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Doctor of Philosophy (PhD)
Year Degree Awarded
Month Degree Awarded
Animal Experimentation and Research | Molecular Biology | Other Food Science
Drosophila melanogaster is a versatile model organism that provides several unique features, such as highly conserved disease pathways with humans as well as availability of environmental and genetic manipulations. Meanwhile, there is increasing interest in the potential role of bioactive food components, epigallocatechin gallate (EGCG) and conjugated linoleic acid (CLA), in metabolic research. However, there is limited knowledge on the sex-dependent effects of EGCG and CLA on energy metabolism. In this study, Drosophila melanogaster was used to investigate the sex-dependent effects of EGCG and CLA with respect to energy metabolism, including body fat, locomotion, and their key metabolic regulators. We observed that female flies fed with EGCG showed decreased fat accumulation along with reduced food intake. For the males, EGCG increased lean mass, locomotor activity, and the key energy homeostasis regulator spargel (srl). CLA-fed females and males had reduced triglycerides and increased locomotor activity when compared to linoleic acid (control). In addition, CLA increased muscle content when compared to the blank. Moreover, following CLA supplementation, increased AMP-activated kinase (AMPK) activity was observed in females, but not in males. As polyunsaturated fatty acids play an essential role in the mating behavior, fecundity, and oogenesis, this study further evaluated the effects of CLA on reproduction and development in D. melanogaster. CLA decreased brood size in part via reduction of sex pheromone and lipid deposition in oogenesis. In summary, EGCG and CLA promote lean phenotype and locomotion behavior in D. melanogaster via sex-specific metabolic regulations, and the sex-dependent metabolic effects of EGCG and CLA may be due to physiological differences in lipid metabolism, nutrient requirement, and/or odor receptors in D. melanogaster. As key metabolic processes are conserved between human and D. melanogaster, knowledge obtained from this research may provide valuable insight into sex-dependent responses to EGCG and CLA.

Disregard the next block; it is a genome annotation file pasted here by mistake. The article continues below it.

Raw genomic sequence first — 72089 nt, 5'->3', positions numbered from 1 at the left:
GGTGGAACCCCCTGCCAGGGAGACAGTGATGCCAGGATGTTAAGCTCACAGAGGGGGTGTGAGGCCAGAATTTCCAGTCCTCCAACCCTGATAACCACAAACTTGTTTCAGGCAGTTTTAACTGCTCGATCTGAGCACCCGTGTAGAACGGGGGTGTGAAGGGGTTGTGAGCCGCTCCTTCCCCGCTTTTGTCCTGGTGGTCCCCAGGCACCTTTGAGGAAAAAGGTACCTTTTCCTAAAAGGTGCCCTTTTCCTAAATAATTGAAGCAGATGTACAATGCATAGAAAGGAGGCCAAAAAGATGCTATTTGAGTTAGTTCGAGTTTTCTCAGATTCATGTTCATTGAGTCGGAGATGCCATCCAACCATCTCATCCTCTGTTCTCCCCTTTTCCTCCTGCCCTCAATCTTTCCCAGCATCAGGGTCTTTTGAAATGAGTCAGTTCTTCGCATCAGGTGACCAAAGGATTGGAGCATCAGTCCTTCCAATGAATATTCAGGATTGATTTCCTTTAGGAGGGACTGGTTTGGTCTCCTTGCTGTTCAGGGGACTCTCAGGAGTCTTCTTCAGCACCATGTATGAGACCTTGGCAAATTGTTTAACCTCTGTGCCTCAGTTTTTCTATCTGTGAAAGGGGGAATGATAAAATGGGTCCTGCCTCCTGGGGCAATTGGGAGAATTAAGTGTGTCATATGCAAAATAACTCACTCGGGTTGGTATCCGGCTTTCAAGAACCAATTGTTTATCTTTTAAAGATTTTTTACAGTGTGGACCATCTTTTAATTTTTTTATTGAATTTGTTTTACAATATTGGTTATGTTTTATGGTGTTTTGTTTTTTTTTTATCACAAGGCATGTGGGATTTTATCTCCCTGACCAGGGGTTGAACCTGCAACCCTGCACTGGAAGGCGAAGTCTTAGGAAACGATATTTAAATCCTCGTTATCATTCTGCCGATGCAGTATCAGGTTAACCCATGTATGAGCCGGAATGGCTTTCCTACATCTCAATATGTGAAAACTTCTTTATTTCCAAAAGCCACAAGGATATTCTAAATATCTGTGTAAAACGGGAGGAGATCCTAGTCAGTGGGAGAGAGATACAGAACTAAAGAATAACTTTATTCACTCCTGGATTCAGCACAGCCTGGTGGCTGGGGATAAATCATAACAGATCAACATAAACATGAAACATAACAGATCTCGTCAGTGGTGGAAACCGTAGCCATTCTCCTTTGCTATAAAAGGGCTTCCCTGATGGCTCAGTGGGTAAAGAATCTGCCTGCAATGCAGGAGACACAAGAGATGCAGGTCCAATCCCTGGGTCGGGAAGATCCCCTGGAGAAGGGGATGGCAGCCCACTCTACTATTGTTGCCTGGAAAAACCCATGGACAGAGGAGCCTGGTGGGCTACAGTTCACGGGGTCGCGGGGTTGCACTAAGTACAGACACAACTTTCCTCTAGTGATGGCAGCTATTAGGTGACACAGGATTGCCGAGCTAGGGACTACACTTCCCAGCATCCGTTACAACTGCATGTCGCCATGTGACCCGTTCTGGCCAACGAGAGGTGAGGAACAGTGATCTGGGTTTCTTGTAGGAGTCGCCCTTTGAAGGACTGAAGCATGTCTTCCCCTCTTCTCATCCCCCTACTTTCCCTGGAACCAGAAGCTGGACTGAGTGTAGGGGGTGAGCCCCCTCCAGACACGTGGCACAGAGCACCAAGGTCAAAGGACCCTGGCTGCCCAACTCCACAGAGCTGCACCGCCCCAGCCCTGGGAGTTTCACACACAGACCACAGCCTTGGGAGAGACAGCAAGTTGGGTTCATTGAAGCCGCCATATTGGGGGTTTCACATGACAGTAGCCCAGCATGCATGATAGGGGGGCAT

Chen, Phoebe Beverly, "APPLICATIONS OF DROSOPHILA MELANOGASTER IN FOOD SCIENCE RESEARCH" (2018). Doctoral Dissertations. 1424.